Avoiding the Wait List Limbo

The National Association for College Admission Counseling (NACAC) cites an increase in college applications at 73 percent of schools, and states that 25 percent of students currently apply to seven or more colleges.

More applicants + uncertain economic times = More wait-listed students

What Is a Wait List and How Does it Work?

Forty-eight percent of universities indicate that they employ wait lists, and that number is rising in response to the rapidly growing applicant pool.

Instead of the usual thick or thin envelope indicating acceptance or rejection, students who have been extended a spot on a school’s wait list may just receive a postcard to return. Students must accept wait-list placements in writing.

Most schools don’t rank their wait list—but it’s important to ask if yours does. A lower ranking indicates a greater likelihood of acceptance. A school that doesn’t rank its wait list will often seek students who meet various demographics. For instance, a school that had fewer civil engineering applicants than it expected may seek to wait list students for this major.

Before You Accept a Wait-List Spot…

1. Make sure it’s a school you really want to attend. Have you been fully accepted to another school that you’d be just as happy with? If so, don’t accept a wait list offer, since doing so and then not attending would take that opportunity away from a student for whom the school is a first choice.

2. Ask questions. Only 28 percent of wait-listed students are ultimately accepted. Ask the school the percentage they admitted the previous year as an indicator of your odds. Recently, MIT went through a four-year stretch where not a single student was admitted from the wait list. In 2010, Oberlin accepted 15 students from the list, but none to the College of Arts and Sciences.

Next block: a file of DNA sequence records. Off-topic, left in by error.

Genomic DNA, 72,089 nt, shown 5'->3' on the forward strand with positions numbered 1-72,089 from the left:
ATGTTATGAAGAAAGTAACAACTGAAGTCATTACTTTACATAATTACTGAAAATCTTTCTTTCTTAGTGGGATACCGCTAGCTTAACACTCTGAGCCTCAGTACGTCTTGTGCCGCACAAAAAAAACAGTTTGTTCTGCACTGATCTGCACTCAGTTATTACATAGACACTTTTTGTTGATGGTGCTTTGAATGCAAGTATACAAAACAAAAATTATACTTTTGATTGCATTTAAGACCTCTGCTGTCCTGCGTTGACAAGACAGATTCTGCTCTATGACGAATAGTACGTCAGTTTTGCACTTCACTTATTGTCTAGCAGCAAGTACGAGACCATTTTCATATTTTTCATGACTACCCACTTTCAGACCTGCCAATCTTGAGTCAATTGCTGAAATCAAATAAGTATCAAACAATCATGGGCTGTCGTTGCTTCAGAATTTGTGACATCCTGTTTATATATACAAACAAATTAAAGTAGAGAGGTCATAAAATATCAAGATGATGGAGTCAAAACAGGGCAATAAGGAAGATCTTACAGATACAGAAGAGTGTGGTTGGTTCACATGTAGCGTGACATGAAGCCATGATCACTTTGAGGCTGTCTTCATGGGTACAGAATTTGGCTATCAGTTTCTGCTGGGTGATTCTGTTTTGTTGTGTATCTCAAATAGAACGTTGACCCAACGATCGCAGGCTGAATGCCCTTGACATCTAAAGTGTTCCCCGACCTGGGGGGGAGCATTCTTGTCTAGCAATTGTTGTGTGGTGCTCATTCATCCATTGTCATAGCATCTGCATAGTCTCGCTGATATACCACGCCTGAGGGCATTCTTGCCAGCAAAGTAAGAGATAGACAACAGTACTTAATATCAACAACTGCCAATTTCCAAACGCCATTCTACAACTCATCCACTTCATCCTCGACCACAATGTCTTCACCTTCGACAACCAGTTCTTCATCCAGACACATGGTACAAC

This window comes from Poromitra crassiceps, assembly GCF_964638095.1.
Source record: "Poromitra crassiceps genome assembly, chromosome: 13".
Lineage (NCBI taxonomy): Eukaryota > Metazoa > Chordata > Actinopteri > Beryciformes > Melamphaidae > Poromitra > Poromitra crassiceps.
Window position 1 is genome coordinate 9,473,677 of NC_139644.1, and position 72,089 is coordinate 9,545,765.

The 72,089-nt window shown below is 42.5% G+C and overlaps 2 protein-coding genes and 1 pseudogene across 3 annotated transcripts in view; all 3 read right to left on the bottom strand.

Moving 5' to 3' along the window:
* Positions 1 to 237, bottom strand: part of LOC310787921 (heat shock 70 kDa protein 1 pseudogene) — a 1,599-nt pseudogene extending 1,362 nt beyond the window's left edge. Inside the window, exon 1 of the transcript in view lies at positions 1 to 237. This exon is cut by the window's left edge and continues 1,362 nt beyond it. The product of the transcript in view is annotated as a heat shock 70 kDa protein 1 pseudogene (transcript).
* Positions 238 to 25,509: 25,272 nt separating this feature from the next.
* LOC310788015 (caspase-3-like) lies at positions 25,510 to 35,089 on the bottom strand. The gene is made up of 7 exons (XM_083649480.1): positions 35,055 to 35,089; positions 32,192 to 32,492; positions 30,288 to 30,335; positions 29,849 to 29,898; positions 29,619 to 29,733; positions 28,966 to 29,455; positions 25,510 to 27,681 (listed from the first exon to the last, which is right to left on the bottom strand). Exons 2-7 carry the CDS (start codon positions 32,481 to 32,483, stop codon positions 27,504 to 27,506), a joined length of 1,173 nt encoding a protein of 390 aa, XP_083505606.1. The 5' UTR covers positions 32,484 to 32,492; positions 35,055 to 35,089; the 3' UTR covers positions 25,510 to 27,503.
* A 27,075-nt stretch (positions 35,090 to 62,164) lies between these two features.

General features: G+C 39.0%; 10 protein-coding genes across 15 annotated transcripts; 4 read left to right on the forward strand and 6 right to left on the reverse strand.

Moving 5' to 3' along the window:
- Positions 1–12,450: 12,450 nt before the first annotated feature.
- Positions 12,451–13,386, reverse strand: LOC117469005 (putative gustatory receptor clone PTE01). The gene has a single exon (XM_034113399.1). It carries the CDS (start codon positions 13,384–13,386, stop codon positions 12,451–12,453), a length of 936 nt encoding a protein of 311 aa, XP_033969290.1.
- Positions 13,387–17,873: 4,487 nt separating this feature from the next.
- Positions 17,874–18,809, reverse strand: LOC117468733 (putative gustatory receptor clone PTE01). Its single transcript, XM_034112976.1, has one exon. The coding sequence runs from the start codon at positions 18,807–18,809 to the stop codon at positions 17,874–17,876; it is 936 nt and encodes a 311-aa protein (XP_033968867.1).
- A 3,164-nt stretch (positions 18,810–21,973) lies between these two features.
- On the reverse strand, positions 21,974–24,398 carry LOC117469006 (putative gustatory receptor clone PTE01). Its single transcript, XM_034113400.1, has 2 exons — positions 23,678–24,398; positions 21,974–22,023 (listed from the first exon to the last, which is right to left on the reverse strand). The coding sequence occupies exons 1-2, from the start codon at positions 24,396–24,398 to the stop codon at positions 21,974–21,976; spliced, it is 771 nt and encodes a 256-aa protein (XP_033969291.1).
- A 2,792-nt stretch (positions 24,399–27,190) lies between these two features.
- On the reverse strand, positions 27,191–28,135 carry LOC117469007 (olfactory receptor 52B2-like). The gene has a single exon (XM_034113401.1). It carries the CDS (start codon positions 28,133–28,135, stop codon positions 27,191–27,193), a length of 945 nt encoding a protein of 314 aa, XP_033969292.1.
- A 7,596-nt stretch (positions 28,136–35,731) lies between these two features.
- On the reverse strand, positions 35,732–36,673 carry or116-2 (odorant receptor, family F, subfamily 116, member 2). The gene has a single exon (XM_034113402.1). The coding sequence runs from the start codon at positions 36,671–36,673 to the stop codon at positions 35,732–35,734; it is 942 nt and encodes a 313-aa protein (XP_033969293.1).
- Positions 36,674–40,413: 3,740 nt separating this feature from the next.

3. Consider your ability to pay for the school without aid. The pool of accepted applicants may cut into available financial aid, leaving wait-listed students with little to no funds. Furthermore, a college may consider a student’s ability to pay full cost of attendance when deciding whether to admit them.

If you do decide this school is your first choice, be prepared to possibly wait until after May 1st. To increase your chances, do the following (but don’t become a pest):

• Send updated grades and ACT or SAT scores, if you are on an upward trend
• Write a brief letter indicating why you are an excellent fit for the school and your intent to attend if accepted
• Notify the school of recent additional awards or recognitions
• Don’t send more than one additional letter of recommendation


This article was written by Lisa Mader

Lisa Mader relies on extensive teaching experience, a master's-level education, and affiliation with some of the industry's most important accreditation boards to help college-bound students maximize their performance and find their best-fit college. Through her company LEAP, Lisa has helped countless families in the areas of test preparation, college selection/application, choosing a major and future career, and much more.

1 Comment

  1. Marc

    Great and helpful article. Thanks. I will use this with my kids.

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